With the renewal of negotiations between Iran and the five permanent members of the U.N. Security Council, plus Germany (P5+1), there is now a second chance to get the Iran nuclear deal right. This time the United States and its negotiating partners should not repeat the mistakes of the 2015 nuclear deal. The people of the Middle East deserve a better deal.
The lessons of the past should serve as a guide to the current negotiations. When the United States led negotiations for a nuclear deal in 2015, one of the guiding hopes for President Barak Obama was that a deal with Iran would make the Middle East a better place.
In December 2014, while the United States was in the midst of negotiations, President Obama said of Iran, “… there’s incredible talent and resources and sophistication inside of Iran and it would be a very successful regional power that was also abiding by international norms and international rules – and that would be good for everybody.”
In spite of his good intentions, President Obama seriously underestimated Iran’s commitment to spreading its revolutionary ideology throughout the region. That is why a new deal with Iran should address Iran’s ongoing support for proxy forces in the Middle East and not relegate this dangerous threat to the realm of “non-nuclear issues” that were not covered by the 2015 nuclear deal.
The 2015 Iran nuclear deal- formally known as the Joint Comprehensive Plan of Action (JCPOA) – gave Iran extensive relief from economic sanctions. Unfortunately, Iran did not use the money to invest in the good and welfare of the Iranian people. Instead, under the leadership of Major General Qassem Soleimani, head of the IRGC Qods Force, Iran used the money to invest in its Middle East proxies, all in the name of “exporting the Islamic Revolution”.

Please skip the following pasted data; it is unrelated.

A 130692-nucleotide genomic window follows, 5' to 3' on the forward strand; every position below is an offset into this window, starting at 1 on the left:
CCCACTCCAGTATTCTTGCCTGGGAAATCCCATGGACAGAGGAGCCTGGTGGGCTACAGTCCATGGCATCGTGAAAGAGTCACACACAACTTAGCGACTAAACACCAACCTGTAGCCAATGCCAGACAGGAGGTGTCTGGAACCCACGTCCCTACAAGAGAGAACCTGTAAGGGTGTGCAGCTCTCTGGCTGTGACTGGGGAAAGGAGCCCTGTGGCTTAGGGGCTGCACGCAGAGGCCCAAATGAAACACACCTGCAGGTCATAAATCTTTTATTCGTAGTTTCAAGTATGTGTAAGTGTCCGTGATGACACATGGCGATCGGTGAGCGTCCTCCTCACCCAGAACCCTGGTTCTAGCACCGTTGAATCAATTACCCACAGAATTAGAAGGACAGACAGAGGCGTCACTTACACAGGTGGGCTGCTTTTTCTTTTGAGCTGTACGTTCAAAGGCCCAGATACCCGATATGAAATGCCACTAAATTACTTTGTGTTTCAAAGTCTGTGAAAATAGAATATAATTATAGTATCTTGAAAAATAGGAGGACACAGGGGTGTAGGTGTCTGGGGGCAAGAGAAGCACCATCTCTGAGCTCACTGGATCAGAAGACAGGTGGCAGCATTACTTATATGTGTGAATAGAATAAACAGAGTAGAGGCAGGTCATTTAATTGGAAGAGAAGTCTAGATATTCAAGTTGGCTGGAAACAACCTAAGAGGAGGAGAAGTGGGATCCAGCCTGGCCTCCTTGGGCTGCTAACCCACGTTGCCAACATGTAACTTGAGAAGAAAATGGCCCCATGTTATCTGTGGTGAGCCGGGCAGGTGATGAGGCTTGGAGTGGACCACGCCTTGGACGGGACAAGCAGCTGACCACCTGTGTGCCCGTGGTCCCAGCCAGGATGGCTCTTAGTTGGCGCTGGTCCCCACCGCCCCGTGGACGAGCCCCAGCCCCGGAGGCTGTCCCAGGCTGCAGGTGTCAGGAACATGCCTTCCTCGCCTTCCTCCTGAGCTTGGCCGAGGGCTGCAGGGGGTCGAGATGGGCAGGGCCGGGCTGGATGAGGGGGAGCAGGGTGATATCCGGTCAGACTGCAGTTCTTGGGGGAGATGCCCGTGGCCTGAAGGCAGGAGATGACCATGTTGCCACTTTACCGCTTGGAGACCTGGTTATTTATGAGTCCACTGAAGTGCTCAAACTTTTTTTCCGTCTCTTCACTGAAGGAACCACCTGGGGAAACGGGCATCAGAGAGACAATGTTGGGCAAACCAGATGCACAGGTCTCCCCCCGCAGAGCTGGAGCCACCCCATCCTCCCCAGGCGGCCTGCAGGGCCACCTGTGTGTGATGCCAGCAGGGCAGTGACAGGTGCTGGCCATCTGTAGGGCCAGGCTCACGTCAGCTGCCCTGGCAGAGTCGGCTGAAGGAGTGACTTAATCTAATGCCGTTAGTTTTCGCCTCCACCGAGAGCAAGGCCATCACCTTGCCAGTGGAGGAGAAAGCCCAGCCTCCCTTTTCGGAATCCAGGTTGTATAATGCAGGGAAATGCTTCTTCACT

Tragically, the price for Iran’s proxy wars has been paid for by the blood of the people of the Middle East. Everywhere in the region that Iran supports proxy forces there is a failed state and widespread human suffering. In his book Battlegrounds, former U.S. National Security Advisor Lt. General H.R. McMaster wrote, “From 2008 to 2018, Iran spent $140 billion dollars on its military and combat operations abroad.”
When seen in its entirety, the list of proxies supported by Iran is astounding. It includes Hezbollah in Lebanon, Hamas and Palestinian Islamic Jihad in Gaza, Kataib Hezbollah and Asaib Ahl al-Haq in Iraq, the Houthi rebels in Yemen and Iran’s massive economic and military support for the brutal regime of Syrian dictator Bashar al-Assad.
Much of the recent tension between Iran and Israel stems from Iran’s strategic goal of arming its proxies with precision guided missiles in order to surround Israel with a “Ring of Fire” across the wider Middle East.
Last year, columnist Tom Friedman wrote in the New York Times, “That is why Israel has been fighting a shadow war with Iran for the past five years to prevent Tehran from reaching its goal of virtually encircling Israel with proxies in Lebanon, Syria, Iraq and Gaza, all armed with precision guided missiles.”
In regards to Iran’s nuclear program, in 2021 we now know things about Iran’s nuclear ambitions that we did not know in 2015.